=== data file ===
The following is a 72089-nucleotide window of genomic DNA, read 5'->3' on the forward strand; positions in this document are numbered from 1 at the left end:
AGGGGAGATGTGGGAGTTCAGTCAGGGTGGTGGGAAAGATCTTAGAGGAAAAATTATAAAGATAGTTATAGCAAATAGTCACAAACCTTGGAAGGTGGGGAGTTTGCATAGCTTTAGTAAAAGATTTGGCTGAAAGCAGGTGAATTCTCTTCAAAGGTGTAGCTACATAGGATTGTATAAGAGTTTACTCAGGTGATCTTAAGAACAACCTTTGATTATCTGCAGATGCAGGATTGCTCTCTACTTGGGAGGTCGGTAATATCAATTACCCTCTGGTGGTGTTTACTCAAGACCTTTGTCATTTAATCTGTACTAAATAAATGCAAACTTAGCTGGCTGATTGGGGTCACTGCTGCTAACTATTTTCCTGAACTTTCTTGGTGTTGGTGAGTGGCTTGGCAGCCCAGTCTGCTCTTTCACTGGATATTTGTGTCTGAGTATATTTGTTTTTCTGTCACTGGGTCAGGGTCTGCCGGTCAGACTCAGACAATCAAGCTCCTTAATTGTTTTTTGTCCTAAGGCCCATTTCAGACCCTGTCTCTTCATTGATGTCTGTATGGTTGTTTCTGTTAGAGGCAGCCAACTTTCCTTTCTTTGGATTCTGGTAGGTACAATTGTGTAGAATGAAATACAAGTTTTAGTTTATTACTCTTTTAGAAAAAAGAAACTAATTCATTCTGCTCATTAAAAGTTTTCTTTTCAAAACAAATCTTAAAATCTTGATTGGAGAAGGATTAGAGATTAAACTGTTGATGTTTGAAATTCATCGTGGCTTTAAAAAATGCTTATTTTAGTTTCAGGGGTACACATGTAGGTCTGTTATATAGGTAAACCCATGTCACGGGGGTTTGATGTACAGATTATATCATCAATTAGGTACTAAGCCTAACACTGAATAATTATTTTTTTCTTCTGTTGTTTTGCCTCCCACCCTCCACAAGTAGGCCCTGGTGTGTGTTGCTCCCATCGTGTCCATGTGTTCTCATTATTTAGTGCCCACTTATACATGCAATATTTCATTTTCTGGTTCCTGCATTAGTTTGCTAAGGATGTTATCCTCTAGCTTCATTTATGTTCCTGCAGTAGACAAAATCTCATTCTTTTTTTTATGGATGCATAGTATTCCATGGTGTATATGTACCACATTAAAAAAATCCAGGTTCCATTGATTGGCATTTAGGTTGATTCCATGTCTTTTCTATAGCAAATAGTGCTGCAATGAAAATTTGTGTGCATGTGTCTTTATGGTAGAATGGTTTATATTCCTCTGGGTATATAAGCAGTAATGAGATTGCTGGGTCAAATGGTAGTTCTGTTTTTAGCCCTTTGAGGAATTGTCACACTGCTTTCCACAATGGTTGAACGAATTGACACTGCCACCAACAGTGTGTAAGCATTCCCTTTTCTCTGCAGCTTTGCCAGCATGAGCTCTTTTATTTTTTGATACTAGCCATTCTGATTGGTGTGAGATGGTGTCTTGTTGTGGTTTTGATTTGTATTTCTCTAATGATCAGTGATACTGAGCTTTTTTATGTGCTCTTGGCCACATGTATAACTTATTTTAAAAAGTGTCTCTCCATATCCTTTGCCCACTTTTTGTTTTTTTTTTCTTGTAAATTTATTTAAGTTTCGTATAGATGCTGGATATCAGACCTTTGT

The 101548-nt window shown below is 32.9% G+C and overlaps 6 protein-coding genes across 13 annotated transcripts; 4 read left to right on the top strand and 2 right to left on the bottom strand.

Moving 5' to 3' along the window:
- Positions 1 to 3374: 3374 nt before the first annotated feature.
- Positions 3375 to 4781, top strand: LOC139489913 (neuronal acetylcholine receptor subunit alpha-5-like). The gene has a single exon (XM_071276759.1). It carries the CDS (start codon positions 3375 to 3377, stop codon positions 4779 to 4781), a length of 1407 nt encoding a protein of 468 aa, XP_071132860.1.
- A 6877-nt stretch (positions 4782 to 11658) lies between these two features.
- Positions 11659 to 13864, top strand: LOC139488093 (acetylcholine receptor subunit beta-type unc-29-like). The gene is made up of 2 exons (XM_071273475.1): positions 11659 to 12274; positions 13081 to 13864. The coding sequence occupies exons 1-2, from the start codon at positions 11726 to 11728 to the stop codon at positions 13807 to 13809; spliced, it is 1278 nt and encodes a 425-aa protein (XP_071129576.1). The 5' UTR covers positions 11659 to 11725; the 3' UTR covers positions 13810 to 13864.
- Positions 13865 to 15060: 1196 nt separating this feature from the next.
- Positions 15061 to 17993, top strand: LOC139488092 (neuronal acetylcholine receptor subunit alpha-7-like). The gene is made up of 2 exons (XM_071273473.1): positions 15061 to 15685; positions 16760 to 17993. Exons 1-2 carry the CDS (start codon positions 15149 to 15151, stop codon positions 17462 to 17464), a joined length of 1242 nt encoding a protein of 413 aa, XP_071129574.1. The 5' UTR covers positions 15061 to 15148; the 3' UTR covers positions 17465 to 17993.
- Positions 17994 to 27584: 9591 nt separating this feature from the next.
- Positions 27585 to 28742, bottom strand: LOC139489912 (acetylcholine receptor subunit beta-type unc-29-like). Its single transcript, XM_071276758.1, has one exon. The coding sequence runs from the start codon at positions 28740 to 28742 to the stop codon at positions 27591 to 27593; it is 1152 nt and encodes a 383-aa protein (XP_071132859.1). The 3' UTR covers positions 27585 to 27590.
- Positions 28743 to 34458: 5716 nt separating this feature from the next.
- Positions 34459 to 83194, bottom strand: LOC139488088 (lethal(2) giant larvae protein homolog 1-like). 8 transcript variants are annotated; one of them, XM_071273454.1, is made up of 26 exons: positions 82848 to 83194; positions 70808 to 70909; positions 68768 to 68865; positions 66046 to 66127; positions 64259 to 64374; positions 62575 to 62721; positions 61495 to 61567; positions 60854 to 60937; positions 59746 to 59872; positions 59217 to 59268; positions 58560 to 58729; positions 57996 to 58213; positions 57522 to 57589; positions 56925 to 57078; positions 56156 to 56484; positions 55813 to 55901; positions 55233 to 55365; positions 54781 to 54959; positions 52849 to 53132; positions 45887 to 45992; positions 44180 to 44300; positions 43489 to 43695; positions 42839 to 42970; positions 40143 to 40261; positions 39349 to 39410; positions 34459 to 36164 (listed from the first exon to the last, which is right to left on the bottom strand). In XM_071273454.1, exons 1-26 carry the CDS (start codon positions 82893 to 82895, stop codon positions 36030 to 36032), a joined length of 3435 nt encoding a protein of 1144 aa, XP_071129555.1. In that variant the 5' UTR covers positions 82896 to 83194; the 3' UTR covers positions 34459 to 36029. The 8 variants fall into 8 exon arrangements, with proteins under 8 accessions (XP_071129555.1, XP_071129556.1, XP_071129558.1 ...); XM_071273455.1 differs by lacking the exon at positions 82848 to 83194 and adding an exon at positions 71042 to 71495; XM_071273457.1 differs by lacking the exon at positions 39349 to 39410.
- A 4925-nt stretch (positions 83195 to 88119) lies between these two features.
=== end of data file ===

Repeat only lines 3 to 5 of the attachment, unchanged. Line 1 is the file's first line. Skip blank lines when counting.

The 101548-nt window shown below is 32.9% G+C and overlaps 6 protein-coding genes across 13 annotated transcripts; 4 read left to right on the top strand and 2 right to left on the bottom strand.

Moving 5' to 3' along the window:
- Positions 1 to 3374: 3374 nt before the first annotated feature.